On August 29, a report from the Australian Catholic Bishops Conference said that the new Roman Missal is “expected to be implemented in Australia in mid-2011”.

Father Peter Williams, secretary of the Bishops Commission for Liturgy, told The Catholic Weekly,

The implementation will begin from about the middle of next year … we will slowly over a period of time introduce some various parts of the new Missal to congregations so that they can accommodate the change. A date will be determined by the Bishops Conference either at the November conference this year, maybe if we’re in a position to know when we will have completed published books, but it will be sometime towards the end of next year when it will come into operation.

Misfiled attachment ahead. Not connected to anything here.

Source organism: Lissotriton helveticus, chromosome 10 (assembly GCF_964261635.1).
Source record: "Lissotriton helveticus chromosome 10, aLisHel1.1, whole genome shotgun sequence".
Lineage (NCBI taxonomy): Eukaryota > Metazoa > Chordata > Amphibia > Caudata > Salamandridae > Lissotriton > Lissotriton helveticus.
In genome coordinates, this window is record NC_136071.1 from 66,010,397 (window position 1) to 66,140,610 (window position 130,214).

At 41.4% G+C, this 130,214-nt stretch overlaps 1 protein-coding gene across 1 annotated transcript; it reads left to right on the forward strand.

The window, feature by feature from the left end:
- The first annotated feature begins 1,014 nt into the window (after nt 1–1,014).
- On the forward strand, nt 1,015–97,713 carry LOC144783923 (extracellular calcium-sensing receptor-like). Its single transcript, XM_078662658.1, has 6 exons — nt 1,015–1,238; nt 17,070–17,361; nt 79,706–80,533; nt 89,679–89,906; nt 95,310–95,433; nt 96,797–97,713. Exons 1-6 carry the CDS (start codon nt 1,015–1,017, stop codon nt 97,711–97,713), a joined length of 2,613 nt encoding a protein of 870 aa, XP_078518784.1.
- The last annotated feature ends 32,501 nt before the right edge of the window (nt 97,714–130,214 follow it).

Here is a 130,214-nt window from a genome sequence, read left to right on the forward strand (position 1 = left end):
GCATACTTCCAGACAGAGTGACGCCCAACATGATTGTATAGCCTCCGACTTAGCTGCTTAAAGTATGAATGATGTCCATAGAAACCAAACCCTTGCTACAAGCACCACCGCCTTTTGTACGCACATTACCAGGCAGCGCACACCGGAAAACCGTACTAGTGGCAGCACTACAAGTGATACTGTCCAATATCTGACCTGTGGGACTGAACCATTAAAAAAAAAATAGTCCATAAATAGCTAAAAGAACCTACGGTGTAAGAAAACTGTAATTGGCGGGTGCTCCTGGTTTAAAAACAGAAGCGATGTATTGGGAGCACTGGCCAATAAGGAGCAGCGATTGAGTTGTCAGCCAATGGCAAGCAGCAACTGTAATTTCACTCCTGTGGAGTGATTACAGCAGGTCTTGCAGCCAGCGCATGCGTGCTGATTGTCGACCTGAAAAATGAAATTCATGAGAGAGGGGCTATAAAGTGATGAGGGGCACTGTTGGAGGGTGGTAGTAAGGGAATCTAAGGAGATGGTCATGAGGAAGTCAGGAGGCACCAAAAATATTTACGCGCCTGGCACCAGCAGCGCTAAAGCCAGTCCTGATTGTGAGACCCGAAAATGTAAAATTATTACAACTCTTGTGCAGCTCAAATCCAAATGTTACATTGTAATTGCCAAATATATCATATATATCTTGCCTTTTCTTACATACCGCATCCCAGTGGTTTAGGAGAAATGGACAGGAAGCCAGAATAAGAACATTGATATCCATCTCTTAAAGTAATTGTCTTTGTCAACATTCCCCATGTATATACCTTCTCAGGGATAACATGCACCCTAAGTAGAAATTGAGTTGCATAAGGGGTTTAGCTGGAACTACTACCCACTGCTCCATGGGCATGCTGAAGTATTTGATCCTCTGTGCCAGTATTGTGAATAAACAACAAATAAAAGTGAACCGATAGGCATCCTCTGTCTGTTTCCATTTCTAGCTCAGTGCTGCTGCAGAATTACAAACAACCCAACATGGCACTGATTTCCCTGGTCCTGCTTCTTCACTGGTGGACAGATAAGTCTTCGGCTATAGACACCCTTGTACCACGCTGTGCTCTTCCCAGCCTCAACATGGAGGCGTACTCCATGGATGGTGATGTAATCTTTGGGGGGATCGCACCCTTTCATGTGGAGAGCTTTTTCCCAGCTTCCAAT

(“New Mass text set for mid-2011 start”, The Catholic Weekly, August 29 – www.catholicweekly.com.au/)

On September 30, Archbishop Philip Wilson, conference president, will introduce the DVD “Become One Body, One Spirit in Christ” produced by ICEL. He will be assisted by Archbishop Denis Hart of Melbourne, who is the Australian ICEL representative.

Sydney Cardinal George Pell is chairman of Vox Clara. Archbishop Mark Coleridge of Canberra headed the ICEL Roman Missal Editorial Committee.
Information about ICEL’s DVD presentation online: becomeonebodyonespirit inchrist.org.

England-Wales and Canada

On August 25, the bishops’ conference of England and Wales announced,

[W]e are still waiting to hear from the Holy See about the adaptations which were proposed by the bishops … and the texts of the National Propers for England and Wales. Until these texts have been received it is not possible for us to give a final date for publication [of the Missal].

Bishop Arthur Roche of Leeds is chairman of ICEL; and Cardinal Cormac Murphy O’Connor, emeritus of Westminster, is secretary of Vox Clara. (Bishop Philip Boyce of Ireland is also a Vox Clara member.)

The Canadian Conference of Catholic Bishops (CCCB) issued a similar statement on September 3 that said, in part: